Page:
Plant Effects on Spatial and Temporal Patterns of Nitrogen Cycling in Shortgrass Steppe
- Cite this article as:
- Epstein, H., Burke, I. & Mosier, A. Ecosystems (1998) 1: 374. doi:10.1007/s100219900031
- 104 Downloads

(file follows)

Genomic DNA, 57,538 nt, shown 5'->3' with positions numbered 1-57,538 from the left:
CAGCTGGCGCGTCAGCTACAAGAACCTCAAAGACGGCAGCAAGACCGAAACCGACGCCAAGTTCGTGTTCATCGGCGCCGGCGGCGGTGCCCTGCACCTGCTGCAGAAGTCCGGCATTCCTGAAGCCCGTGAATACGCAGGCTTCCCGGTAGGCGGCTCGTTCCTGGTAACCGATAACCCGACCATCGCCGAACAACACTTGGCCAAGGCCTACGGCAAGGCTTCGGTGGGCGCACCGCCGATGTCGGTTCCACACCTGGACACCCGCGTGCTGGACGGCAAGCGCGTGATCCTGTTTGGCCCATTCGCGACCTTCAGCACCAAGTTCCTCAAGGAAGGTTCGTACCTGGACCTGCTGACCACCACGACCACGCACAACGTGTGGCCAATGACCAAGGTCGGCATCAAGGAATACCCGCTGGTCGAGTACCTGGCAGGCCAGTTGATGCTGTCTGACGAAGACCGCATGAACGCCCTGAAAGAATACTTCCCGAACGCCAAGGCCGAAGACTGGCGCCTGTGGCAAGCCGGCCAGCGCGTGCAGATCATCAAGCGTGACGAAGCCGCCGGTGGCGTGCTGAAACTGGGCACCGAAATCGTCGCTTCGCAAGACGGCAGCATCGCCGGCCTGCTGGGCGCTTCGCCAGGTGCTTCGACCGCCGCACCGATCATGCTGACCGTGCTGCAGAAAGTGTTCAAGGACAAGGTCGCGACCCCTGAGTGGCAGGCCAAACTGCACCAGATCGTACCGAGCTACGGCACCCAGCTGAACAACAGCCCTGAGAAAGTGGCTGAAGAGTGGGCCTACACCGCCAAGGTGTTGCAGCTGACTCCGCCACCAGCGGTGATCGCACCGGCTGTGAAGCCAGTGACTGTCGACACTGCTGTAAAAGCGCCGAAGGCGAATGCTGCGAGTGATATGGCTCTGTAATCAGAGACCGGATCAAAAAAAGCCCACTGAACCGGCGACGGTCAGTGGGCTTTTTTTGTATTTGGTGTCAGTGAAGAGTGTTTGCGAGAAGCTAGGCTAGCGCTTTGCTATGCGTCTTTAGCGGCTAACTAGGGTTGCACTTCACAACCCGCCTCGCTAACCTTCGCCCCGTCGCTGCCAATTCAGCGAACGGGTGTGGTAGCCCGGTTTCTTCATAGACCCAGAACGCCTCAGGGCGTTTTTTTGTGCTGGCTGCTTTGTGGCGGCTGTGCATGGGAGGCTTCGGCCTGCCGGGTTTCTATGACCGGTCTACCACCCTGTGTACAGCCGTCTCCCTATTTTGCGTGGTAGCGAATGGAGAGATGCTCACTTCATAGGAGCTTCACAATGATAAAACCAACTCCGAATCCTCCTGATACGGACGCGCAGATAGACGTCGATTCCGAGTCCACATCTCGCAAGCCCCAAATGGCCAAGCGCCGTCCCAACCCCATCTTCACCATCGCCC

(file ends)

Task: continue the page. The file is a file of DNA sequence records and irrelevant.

Because of the water-limited nature and discontinuous plant cover of shortgrass steppe, spatial patterns in ecosystem properties are influenced more by the presence or absence of plants than by plant type. However, plant type may influence temporal patterns of nutrient cycling between plant and soil. Plants having the carbon-3 (C3) or carbon-4 (C4) photosynthetic pathway differ in phenology as well as other attributes that affect nitrogen (N) cycling. We estimated net N mineralization rates and traced nitrogen-15 (15N) additions among plant and soil components during May, July, and September of 1995 in native plots of C3 plants, C4 plants, or mixtures of C3 and C4. Net N mineralization was significantly greater in C3 plots than in C4 plots during both July and September. C3 plots retained significantly more 15N in May than did mixed and C4 plots; these differences in 15N retention were due to greater 15N uptake by C3 plants than by C4 plants during May. There were no significant differences in total 15N retention among plant communities for July and September. Soil 15N was influenced more by presence or absence of plants than by type of plant; greater quantities of 15N remained in soil interspaces between plants than in soil directly under plants for July and September. Our results indicate that plant functional type (C3 versus C4) can affect both the spatial and the temporal patterns of N cycling in shortgrass steppe. Further research is necessary to determine how these intraseasonal differences translate to longer-term and coarser-scale effects of plants on N cycling, retention, and storage.